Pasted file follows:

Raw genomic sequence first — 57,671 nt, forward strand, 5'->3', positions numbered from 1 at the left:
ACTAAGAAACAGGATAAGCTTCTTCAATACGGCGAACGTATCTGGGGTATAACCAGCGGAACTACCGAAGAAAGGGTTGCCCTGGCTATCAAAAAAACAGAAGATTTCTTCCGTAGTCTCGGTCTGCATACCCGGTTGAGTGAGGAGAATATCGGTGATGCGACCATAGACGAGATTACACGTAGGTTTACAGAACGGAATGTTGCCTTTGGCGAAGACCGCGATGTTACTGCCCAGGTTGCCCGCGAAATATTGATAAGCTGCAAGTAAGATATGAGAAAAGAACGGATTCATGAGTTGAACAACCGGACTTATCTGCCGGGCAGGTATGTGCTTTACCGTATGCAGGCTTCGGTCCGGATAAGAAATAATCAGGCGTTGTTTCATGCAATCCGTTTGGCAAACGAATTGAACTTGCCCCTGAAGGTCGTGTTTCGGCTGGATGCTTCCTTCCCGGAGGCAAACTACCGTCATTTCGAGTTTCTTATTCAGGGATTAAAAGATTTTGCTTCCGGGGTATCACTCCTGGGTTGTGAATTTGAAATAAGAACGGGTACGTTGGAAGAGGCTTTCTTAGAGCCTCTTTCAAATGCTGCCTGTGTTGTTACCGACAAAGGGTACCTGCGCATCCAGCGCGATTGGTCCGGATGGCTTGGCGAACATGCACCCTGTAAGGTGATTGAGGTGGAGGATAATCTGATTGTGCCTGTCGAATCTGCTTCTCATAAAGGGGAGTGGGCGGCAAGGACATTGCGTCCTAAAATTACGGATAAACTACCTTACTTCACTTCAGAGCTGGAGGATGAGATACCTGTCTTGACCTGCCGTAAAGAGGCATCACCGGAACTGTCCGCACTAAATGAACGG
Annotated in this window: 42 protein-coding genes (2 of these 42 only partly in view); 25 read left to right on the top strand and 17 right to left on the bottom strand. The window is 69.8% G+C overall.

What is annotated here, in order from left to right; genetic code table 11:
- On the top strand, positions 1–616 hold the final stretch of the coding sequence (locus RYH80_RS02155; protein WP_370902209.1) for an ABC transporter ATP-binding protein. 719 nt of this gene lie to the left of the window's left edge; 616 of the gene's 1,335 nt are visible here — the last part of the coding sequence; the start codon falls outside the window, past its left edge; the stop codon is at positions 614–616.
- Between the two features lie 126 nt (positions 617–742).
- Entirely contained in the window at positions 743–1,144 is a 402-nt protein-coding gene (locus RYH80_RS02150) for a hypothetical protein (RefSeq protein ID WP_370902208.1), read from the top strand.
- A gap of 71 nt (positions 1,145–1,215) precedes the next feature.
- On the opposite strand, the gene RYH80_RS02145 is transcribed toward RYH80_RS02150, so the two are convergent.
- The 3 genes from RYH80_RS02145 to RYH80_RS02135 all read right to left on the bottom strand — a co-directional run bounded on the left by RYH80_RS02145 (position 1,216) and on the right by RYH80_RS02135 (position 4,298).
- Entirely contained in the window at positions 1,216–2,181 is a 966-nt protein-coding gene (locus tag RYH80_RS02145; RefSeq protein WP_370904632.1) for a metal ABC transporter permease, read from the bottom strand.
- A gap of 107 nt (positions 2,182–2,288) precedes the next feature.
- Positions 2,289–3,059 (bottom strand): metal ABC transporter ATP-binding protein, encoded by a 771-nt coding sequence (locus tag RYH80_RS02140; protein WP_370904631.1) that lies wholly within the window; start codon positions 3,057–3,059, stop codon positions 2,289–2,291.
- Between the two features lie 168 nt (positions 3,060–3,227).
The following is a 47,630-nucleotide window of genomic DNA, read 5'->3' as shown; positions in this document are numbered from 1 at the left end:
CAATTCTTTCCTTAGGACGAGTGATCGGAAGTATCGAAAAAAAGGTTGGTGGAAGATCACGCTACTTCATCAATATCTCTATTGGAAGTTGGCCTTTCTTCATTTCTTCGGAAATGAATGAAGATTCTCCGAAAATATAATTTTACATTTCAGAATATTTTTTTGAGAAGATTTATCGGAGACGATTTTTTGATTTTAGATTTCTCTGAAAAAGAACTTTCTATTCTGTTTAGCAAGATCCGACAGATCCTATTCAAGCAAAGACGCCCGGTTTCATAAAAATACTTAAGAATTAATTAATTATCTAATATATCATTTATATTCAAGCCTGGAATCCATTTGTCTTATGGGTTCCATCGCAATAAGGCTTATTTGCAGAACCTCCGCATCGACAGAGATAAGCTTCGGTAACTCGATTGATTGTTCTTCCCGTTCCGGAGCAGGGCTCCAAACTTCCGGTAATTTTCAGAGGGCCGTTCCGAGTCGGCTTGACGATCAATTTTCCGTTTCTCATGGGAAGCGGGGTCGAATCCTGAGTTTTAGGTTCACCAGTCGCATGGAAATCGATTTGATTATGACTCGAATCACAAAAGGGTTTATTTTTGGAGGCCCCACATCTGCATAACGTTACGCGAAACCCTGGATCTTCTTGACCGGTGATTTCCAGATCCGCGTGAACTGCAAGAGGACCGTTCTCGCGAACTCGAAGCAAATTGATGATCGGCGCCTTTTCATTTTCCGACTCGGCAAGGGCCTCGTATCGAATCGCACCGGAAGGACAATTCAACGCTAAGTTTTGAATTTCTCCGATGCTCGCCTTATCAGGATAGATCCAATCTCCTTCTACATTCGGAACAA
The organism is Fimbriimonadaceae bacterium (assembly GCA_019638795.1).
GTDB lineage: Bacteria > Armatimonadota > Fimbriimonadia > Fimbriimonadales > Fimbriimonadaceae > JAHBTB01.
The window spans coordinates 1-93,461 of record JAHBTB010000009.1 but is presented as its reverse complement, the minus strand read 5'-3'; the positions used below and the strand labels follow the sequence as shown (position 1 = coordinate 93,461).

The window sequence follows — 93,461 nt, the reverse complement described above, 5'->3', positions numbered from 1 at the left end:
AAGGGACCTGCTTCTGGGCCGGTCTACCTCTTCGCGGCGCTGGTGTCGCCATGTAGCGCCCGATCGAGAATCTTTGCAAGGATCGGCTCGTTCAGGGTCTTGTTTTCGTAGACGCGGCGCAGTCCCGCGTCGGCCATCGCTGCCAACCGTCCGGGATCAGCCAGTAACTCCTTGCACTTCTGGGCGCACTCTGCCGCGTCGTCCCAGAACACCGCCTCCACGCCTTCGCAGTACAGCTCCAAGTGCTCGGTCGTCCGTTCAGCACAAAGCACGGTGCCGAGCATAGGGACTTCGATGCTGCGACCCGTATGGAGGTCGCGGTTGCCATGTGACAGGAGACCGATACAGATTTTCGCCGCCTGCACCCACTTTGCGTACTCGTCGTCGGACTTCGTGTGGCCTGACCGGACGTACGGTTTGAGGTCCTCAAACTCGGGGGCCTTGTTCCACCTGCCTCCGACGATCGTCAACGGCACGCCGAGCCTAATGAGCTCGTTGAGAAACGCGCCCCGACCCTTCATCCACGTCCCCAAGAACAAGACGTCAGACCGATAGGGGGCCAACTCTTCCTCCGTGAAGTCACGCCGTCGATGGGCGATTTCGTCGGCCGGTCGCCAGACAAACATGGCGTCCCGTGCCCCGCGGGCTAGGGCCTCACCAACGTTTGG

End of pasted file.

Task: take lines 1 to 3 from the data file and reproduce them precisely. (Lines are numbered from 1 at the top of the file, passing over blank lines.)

Raw genomic sequence first — 57,671 nt, forward strand, 5'->3', positions numbered from 1 at the left:
ACTAAGAAACAGGATAAGCTTCTTCAATACGGCGAACGTATCTGGGGTATAACCAGCGGAACTACCGAAGAAAGGGTTGCCCTGGCTATCAAAAAAACAGAAGATTTCTTCCGTAGTCTCGGTCTGCATACCCGGTTGAGTGAGGAGAATATCGGTGATGCGACCATAGACGAGATTACACGTAGGTTTACAGAACGGAATGTTGCCTTTGGCGAAGACCGCGATGTTACTGCCCAGGTTGCCCGCGAAATATTGATAAGCTGCAAGTAAGATATGAGAAAAGAACGGATTCATGAGTTGAACAACCGGACTTATCTGCCGGGCAGGTATGTGCTTTACCGTATGCAGGCTTCGGTCCGGATAAGAAATAATCAGGCGTTGTTTCATGCAATCCGTTTGGCAAACGAATTGAACTTGCCCCTGAAGGTCGTGTTTCGGCTGGATGCTTCCTTCCCGGAGGCAAACTACCGTCATTTCGAGTTTCTTATTCAGGGATTAAAAGATTTTGCTTCCGGGGTATCACTCCTGGGTTGTGAATTTGAAATAAGAACGGGTACGTTGGAAGAGGCTTTCTTAGAGCCTCTTTCAAATGCTGCCTGTGTTGTTACCGACAAAGGGTACCTGCGCATCCAGCGCGATTGGTCCGGATGGCTTGGCGAACATGCACCCTGTAAGGTGATTGAGGTGGAGGATAATCTGATTGTGCCTGTCGAATCTGCTTCTCATAAAGGGGAGTGGGCGGCAAGGACATTGCGTCCTAAAATTACGGATAAACTACCTTACTTCACTTCAGAGCTGGAGGATGAGATACCTGTCTTGACCTGCCGTAAAGAGGCATCACCGGAACTGTCCGCACTAAATGAACGG
Annotated in this window: 42 protein-coding genes (2 of these 42 only partly in view); 25 read left to right on the top strand and 17 right to left on the bottom strand. The window is 69.8% G+C overall.